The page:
On our site in Dalry (United Kingdom), an employee got his hand jammed and suffered serious abrasion to a finger while handling a roll of packaging material.

Over the past few years, most of the recorded cases of this kind have involved ergonomic risk factors. To address this issue, we are implementing a dedicated program that tackles both the behavioral and the technological aspects of ergonomics. A pilot in 2022 proved successful and is to be rolled out globally. See also People.

Human rights incidents

Our learning response

A breach of our expectations regarding international human rights standards was identified in the case of a supplier in Taiwan. The supplier was using third-party recruiters that charged fees to workers.

Following a failed probationary period to attempt to rectify the practice, we discontinued our relationship with the supplier. To ensure this will not happen again, relevant processes and controls were reviewed and updated to strengthen our position on human rights.

Quality incidents

Our learning response

We experienced several minor quality incidents, mainly in the area of microbiological contamination of products. These were all identified in good time, before material was shipped to our customers.

Considering our historical data on these kinds of incidents and the constantly improving analytical techniques for identifying microbiological contaminations, we initiated a quality improvement program. This yielded a lower number of occurrences in 2022 compared to prior years.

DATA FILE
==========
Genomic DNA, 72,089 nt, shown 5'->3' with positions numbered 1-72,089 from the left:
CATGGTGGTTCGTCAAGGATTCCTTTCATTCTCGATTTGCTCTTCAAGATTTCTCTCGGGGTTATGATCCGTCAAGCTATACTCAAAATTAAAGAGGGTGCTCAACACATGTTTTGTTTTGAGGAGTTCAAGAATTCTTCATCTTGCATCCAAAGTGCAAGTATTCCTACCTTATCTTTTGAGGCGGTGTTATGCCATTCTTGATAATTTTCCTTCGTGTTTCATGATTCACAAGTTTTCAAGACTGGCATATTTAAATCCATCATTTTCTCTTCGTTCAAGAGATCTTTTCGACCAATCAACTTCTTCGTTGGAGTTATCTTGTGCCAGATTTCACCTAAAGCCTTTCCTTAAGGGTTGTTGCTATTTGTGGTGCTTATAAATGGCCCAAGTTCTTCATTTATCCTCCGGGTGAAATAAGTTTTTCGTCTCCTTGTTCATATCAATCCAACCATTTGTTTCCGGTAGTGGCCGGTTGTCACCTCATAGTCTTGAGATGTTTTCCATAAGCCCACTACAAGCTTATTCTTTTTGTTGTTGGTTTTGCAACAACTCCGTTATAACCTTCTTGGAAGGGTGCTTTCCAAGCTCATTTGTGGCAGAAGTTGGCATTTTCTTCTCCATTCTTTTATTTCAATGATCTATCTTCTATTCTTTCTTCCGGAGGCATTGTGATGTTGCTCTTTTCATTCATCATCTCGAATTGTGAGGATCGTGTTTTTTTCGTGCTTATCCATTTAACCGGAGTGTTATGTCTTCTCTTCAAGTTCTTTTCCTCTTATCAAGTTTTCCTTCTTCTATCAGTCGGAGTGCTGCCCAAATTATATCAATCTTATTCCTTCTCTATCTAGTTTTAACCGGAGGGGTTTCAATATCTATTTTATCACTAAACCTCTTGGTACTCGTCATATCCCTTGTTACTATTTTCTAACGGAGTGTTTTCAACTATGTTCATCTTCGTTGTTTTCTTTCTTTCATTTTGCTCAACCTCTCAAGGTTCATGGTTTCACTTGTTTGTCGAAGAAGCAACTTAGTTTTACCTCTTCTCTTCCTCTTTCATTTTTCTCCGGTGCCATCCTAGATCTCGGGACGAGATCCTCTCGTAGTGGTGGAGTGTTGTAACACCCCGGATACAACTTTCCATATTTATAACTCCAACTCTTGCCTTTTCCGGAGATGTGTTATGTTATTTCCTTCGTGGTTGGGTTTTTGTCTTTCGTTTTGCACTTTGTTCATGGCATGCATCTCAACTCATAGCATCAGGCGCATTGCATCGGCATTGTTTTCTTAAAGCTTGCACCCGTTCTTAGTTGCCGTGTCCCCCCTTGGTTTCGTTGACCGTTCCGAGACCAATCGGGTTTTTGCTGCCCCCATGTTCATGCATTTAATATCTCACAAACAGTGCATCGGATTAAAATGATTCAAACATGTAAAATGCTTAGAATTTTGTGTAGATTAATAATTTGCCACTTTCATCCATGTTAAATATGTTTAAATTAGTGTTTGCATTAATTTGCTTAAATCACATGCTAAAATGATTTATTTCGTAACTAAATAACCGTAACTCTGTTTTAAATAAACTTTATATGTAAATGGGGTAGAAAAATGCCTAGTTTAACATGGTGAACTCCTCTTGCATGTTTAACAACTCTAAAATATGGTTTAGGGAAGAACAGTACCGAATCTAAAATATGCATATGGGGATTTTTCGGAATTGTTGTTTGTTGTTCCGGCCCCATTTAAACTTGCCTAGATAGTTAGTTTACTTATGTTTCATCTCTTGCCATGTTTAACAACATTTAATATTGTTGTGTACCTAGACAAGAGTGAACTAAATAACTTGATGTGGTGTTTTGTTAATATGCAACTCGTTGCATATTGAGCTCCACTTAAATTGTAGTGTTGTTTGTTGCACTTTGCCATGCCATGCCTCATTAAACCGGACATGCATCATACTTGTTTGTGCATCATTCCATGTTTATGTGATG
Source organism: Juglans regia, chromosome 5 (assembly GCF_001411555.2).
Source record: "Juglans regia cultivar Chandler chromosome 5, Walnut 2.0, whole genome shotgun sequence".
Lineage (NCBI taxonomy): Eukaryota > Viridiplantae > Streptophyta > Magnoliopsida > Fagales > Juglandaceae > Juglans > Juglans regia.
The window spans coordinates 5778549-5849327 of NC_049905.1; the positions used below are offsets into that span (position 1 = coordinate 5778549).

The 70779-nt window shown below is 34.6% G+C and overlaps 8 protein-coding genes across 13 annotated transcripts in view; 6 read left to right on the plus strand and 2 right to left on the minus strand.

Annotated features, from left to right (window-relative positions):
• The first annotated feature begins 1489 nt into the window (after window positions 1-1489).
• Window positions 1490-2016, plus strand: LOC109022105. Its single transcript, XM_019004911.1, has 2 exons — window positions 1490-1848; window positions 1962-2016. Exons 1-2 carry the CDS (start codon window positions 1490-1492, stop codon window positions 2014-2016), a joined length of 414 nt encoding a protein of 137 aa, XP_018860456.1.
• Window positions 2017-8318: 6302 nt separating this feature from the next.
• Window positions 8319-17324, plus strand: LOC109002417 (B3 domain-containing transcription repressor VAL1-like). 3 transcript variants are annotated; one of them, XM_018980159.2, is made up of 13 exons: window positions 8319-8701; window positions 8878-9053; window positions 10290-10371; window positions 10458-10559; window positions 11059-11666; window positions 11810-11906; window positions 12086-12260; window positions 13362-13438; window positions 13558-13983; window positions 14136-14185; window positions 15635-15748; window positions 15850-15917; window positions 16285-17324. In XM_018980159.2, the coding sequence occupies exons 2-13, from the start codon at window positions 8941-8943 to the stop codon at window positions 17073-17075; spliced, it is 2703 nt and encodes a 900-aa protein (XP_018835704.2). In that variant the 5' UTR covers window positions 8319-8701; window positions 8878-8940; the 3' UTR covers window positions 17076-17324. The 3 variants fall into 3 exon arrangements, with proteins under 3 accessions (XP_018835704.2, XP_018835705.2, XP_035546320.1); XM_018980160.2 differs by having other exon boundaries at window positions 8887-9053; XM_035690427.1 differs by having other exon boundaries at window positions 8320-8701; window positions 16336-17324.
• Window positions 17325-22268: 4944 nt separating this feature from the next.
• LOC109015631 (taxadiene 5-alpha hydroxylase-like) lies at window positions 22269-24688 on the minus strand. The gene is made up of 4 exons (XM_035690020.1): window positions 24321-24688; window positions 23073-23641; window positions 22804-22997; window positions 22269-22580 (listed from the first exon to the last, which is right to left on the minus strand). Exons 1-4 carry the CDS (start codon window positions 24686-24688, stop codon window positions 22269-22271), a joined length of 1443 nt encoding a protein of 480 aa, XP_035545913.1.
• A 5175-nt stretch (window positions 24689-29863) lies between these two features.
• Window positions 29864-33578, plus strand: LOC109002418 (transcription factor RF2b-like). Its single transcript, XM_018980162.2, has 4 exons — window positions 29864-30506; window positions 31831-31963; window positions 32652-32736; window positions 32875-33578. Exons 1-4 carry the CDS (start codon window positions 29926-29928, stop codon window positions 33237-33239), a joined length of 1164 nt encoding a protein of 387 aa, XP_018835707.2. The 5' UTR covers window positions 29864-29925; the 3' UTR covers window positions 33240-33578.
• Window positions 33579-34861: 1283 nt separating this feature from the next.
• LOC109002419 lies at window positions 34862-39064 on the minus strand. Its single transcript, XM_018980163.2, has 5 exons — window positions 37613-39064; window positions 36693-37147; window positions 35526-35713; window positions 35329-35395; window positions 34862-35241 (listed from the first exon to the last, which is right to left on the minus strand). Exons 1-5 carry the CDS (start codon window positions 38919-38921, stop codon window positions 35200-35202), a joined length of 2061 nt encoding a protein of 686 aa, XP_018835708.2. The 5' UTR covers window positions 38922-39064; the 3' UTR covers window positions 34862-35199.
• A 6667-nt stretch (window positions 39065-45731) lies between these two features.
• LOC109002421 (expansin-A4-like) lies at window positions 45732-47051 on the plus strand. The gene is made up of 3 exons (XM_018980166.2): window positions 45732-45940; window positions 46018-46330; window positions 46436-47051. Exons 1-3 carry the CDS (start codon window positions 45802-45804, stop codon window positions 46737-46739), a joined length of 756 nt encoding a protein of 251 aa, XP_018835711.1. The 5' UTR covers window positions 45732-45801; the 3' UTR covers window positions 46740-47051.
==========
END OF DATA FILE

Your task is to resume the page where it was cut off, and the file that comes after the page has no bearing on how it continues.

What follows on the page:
Security incidents

Our learning response

An employee from our site in Lagos (Nigeria) was robbed at gunpoint on the way to the office.

We investigated the incident and identified improvement actions, including increasing employee awareness regarding security risks, and especially when travelling for business purposes. For Nigeria, a visitor travel security plan is already in place, and a security plan for operations is being established.


Our learning response

At our site in Jiangshan (Jiangsu province, China), sparks from welding work ignited the plastic packing material of a cooling water tower, causing a fire.

We increased awareness of our Hot Work Life Saving Rule designed to prevent risks of fire when work such as welding is being carried out.


Our learning response

Due to major force majeure events at three of our raw material suppliers, we had serious production losses in several business areas. In addition to that, there were several other supply chain interruptions impacting our business worldwide.

To limit the impact of supply disruptions on our own operations, we increased safety stock levels of several raw materials and wherever possible qualified alternative suppliers.

On our site in Dalry (United Kingdom), we had loss of production due to a technical defect of our high-pressure steam supply.

Preventive maintenance plans and regular controls were intensified, to prevent re-occurrence.

Process Safety Incidents
The PSI rate is the number of Process Safety Incidents per 100 DSM employees and contractor employees in the past 12 months: PSI rate = 100 * (number of PSIs (past 12 months) / average effective manpower including contractor employees (past 12 months)).
Safety, Health and Environment
Percentage points